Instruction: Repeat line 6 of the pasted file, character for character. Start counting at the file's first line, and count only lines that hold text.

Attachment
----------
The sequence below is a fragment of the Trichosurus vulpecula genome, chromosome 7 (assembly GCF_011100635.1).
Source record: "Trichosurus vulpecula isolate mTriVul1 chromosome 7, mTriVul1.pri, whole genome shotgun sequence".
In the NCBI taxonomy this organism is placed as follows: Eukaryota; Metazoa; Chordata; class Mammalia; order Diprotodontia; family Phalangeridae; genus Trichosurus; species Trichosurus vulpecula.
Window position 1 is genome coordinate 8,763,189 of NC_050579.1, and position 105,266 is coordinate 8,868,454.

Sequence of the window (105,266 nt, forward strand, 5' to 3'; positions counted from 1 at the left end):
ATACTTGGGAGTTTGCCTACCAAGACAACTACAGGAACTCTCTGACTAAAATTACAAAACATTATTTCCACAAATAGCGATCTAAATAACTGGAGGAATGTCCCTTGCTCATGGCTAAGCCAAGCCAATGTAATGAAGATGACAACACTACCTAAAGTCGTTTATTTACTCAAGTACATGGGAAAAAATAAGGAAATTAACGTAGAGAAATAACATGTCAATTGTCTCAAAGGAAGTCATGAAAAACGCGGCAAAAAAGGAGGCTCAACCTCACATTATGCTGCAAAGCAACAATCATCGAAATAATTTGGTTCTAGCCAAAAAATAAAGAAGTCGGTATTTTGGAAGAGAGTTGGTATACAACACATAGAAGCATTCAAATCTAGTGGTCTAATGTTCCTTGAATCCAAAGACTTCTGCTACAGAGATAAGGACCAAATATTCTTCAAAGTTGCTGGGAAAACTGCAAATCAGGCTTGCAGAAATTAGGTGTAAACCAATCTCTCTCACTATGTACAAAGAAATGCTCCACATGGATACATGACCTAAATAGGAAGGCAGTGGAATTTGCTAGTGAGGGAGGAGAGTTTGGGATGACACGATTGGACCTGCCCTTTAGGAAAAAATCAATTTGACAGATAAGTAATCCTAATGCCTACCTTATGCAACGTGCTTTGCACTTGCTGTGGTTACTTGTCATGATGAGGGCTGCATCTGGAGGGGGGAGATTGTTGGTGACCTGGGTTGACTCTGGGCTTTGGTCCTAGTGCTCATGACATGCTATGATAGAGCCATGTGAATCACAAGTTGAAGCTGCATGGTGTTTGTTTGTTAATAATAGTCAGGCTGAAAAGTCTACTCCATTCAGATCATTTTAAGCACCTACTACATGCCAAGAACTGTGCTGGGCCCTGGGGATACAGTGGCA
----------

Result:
ATACTTGGGAGTTTGCCTACCAAGACAACTACAGGAACTCTCTGACTAAAATTACAAAACATTATTTCCACAAATAGCGATCTAAATAACTGGAGGAATGTCCCTTGCTCATGGCTAAGCCAAGCCAATGTAATGAAGATGACAACACTACCTAAAGTCGTTTATTTACTCAAGTACATGGGAAAAAATAAGGAAATTAACGTAGAGAAATAACATGTCAATTGTCTCAAAGGAAGTCATGAAAAACGCGGCAAAAAAGGAGGCTCAACCTCACATTATGCTGCAAAGCAACAATCATCGAAATAATTTGGTTCTAGCCAAAAAATAAAGAAGTCGGTATTTTGGAAGAGAGTTGGTATACAACACATAGAAGCATTCAAATCTAGTGGTCTAATGTTCCTTGAATCCAAAGACTTCTGCTACAGAGATAAGGACCAAATATTCTTCAAAGTTGCTGGGAAAACTGCAAATCAGGCTTGCAGAAATTAGGTGTAAACCAATCTCTCTCACTATGTACAAAGAAATGCTCCACATGGATACATGACCTAAATAGGAAGGCAGTGGAATTTGCTAGTGAGGGAGGAGAGTTTGGGATGACACGATTGGACCTGCCCTTTAGGAAAAAATCAATTTGACAGATAAGTAATCCTAATGCCTACCTTATGCAACGTGCTTTGCACTTGCTGTGGTTACTTGTCATGATGAGGGCTGCATCTGGAGGGGGGAGATTGTTGGTGACCTGGGTTGACTCTGGGCTTTGGTCCTAGTGCTCATGACATGCTATGATAGAGCCATGTGAATCACAAGTTGAAGCTGCATGGTGTTTGTTTGTTAATAATAGTCAGGCTGAAAAGTCTACTCCATTCAGATCATTTTAAGCACCTACTACATGCCAAGAACTGTGCTGGGCCCTGGGGATACAGTGGCA